Jan01

Lighting Ceremony With President Ben Shelley

Navajo Nation President Ben Shelley and First Lady Martha Shelley attend official lighting ceremony. “I support the good partnership IINA has with Mr. Snyder. I will support IINA Solutions. Let’s continue to move forward with this,” President Shelly said. “Together with the 22nd Navajo Nation Council, we will continue helping the Navajo people with solar energy.”

Navajo Nation President Ben Shelley and First Lady Martha Shelley attend official lighting ceremony. “I support the good partnership IINA has with Mr. Snyder. I will support IINA Solutions. Let’s continue to move forward with this,” President Shelly said. “Together with the 22nd Navajo Nation Council, we will continue helping the Navajo people with solar energy.”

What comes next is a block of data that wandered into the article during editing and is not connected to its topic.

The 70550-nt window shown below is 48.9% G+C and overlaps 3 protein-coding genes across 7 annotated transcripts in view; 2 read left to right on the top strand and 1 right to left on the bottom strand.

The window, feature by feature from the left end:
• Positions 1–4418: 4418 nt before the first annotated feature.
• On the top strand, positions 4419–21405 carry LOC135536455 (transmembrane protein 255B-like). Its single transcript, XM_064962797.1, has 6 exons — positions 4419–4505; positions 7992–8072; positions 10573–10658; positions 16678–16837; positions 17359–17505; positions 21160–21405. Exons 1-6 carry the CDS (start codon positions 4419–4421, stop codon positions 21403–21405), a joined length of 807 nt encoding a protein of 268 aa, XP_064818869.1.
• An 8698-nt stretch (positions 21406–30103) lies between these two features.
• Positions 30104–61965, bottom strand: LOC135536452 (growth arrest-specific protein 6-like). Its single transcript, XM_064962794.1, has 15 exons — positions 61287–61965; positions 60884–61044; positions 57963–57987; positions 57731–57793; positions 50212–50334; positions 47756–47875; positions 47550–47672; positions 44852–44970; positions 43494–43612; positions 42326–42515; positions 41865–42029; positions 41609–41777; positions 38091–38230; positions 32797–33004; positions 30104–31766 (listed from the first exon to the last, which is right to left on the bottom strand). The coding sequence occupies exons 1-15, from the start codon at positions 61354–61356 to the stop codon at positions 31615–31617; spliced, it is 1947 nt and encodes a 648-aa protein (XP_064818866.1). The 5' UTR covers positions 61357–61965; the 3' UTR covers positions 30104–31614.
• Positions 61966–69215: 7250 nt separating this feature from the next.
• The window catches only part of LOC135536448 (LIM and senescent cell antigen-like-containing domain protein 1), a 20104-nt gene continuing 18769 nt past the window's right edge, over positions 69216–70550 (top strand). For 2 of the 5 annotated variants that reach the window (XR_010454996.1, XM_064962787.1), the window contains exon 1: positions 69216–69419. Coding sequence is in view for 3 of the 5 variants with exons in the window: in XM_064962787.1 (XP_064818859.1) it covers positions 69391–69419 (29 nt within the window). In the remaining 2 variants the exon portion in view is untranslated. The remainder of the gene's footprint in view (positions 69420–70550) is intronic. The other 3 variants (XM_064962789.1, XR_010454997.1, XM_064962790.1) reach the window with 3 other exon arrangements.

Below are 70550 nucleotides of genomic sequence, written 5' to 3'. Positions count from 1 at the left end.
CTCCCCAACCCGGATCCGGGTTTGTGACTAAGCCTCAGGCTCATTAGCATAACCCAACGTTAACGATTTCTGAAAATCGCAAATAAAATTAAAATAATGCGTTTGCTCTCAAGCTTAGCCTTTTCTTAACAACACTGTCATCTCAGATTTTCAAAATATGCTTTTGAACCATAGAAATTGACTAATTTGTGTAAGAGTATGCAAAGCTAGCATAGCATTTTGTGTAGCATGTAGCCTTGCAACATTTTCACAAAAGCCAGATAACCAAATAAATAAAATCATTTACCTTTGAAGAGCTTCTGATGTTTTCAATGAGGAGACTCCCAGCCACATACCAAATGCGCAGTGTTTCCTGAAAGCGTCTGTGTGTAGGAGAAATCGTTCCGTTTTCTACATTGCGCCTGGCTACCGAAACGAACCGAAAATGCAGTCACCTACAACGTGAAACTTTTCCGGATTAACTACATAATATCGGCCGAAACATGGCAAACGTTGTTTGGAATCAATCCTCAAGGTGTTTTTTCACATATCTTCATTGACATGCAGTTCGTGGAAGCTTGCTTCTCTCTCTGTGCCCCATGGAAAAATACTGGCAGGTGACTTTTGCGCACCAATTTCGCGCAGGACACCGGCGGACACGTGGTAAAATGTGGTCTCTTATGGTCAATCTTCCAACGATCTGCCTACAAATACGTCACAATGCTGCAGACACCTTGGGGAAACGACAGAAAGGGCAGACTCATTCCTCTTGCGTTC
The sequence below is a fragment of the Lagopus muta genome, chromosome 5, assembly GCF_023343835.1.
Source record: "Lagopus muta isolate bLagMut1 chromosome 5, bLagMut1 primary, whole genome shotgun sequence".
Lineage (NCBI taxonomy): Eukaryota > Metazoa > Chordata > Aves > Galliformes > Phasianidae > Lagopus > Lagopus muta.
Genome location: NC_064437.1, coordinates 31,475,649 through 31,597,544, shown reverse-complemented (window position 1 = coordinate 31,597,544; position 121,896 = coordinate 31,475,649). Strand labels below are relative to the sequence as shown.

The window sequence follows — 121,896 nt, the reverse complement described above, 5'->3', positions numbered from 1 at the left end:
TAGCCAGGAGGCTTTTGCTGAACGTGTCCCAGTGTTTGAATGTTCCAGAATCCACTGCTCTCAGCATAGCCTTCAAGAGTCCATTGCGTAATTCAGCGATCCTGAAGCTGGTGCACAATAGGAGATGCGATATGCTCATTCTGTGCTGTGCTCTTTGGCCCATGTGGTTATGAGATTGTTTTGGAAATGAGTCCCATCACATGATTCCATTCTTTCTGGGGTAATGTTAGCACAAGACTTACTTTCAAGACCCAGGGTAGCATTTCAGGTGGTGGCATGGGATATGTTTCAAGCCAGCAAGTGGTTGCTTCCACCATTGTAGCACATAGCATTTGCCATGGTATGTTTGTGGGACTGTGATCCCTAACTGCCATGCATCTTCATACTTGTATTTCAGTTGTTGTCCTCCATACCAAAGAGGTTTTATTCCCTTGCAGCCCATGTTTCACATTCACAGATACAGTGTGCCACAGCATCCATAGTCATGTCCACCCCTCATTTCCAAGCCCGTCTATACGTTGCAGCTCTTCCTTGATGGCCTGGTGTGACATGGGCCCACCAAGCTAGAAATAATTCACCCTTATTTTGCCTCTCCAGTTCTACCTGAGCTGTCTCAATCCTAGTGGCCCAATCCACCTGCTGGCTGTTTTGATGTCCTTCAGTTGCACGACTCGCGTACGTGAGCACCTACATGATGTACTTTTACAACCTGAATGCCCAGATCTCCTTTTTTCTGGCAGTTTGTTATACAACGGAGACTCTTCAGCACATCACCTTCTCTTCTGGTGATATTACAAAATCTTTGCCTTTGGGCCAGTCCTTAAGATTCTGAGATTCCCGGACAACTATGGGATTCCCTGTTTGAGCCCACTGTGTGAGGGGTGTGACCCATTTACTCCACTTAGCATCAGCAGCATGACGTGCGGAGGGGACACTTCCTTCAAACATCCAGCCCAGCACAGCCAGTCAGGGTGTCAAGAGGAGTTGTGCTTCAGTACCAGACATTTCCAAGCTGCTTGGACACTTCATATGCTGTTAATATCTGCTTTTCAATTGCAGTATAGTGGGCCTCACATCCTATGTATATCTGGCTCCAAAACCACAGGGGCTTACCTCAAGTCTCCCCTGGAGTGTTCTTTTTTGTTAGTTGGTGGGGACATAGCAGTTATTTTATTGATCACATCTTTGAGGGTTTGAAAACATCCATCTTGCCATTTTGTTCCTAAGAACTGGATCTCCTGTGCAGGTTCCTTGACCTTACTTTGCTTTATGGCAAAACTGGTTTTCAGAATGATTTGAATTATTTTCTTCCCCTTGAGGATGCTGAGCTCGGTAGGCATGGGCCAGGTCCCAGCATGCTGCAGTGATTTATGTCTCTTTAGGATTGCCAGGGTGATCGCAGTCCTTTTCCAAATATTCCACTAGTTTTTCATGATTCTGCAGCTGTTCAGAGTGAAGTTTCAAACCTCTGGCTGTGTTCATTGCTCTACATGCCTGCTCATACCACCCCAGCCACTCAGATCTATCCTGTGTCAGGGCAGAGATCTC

Jan17

Council delegates Joshua Lavar Butler, Walter Phelps attend Plateau Solar Project lighting ceremony in Canyon Diablo

CANYON DIABLO, Ariz. — A blessing was in
store for Paula Curtis, who for the first time
received electricity to illuminate her home. On
Sunday, Ms. Curtis’ home connected to a two
kilowatt solar unit, which
th
Snyder of Electric Solar Water Power Systems.

“I never thought this would happen to me,” said
Ms. Curtis, a single mother with six children.
“This all started with an application and now I
have all these people her
v
able to do many things.”
Navajo non-profit IINA Solutions and
international solar specialist Mr. Snyder worked
jointly to establish the Plateau Solar Project in an effort to bring solar electricity to rural elders and priority
need to residents of northeastern Arizona and northwestern New Mexico. The two kilowatt solar unit,
funded by the Renewable Energy Investment Fund and Grand Canyon Trust, will provide the Curtis
with potable drinking water,
Left to Right: Honorable Walter Phelps, Paula Curtis and Honorable
Joshua Lavar Butler pose for a picture in front of Ms. Curtis’ house, which
was connected to a two kilowatt solar unit (Photo by Laphillda Tso).
co
Solutions and Mr. Snyder. read more